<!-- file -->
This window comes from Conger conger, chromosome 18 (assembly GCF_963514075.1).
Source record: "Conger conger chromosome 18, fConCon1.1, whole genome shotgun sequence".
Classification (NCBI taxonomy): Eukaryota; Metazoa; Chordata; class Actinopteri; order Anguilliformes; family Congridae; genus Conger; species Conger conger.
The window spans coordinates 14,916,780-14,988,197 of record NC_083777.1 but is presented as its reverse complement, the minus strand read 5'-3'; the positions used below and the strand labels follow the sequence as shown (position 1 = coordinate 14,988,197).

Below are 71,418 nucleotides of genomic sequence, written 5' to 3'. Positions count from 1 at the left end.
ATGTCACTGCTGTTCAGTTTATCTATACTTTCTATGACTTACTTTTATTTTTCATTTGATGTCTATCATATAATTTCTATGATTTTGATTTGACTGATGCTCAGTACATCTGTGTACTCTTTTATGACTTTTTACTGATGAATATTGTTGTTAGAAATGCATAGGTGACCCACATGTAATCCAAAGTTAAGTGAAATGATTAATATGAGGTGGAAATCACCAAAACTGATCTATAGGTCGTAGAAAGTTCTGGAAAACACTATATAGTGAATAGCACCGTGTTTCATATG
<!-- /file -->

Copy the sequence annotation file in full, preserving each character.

This window comes from Conger conger, chromosome 18 (assembly GCF_963514075.1).
Source record: "Conger conger chromosome 18, fConCon1.1, whole genome shotgun sequence".
Classification (NCBI taxonomy): Eukaryota; Metazoa; Chordata; class Actinopteri; order Anguilliformes; family Congridae; genus Conger; species Conger conger.
The window spans coordinates 14,916,780-14,988,197 of record NC_083777.1 but is presented as its reverse complement, the minus strand read 5'-3'; the positions used below and the strand labels follow the sequence as shown (position 1 = coordinate 14,988,197).

Below are 71,418 nucleotides of genomic sequence, written 5' to 3'. Positions count from 1 at the left end.
ATGTCACTGCTGTTCAGTTTATCTATACTTTCTATGACTTACTTTTATTTTTCATTTGATGTCTATCATATAATTTCTATGATTTTGATTTGACTGATGCTCAGTACATCTGTGTACTCTTTTATGACTTTTTACTGATGAATATTGTTGTTAGAAATGCATAGGTGACCCACATGTAATCCAAAGTTAAGTGAAATGATTAATATGAGGTGGAAATCACCAAAACTGATCTATAGGTCGTAGAAAGTTCTGGAAAACACTATATAGTGAATAGCACCGTGTTTCATATG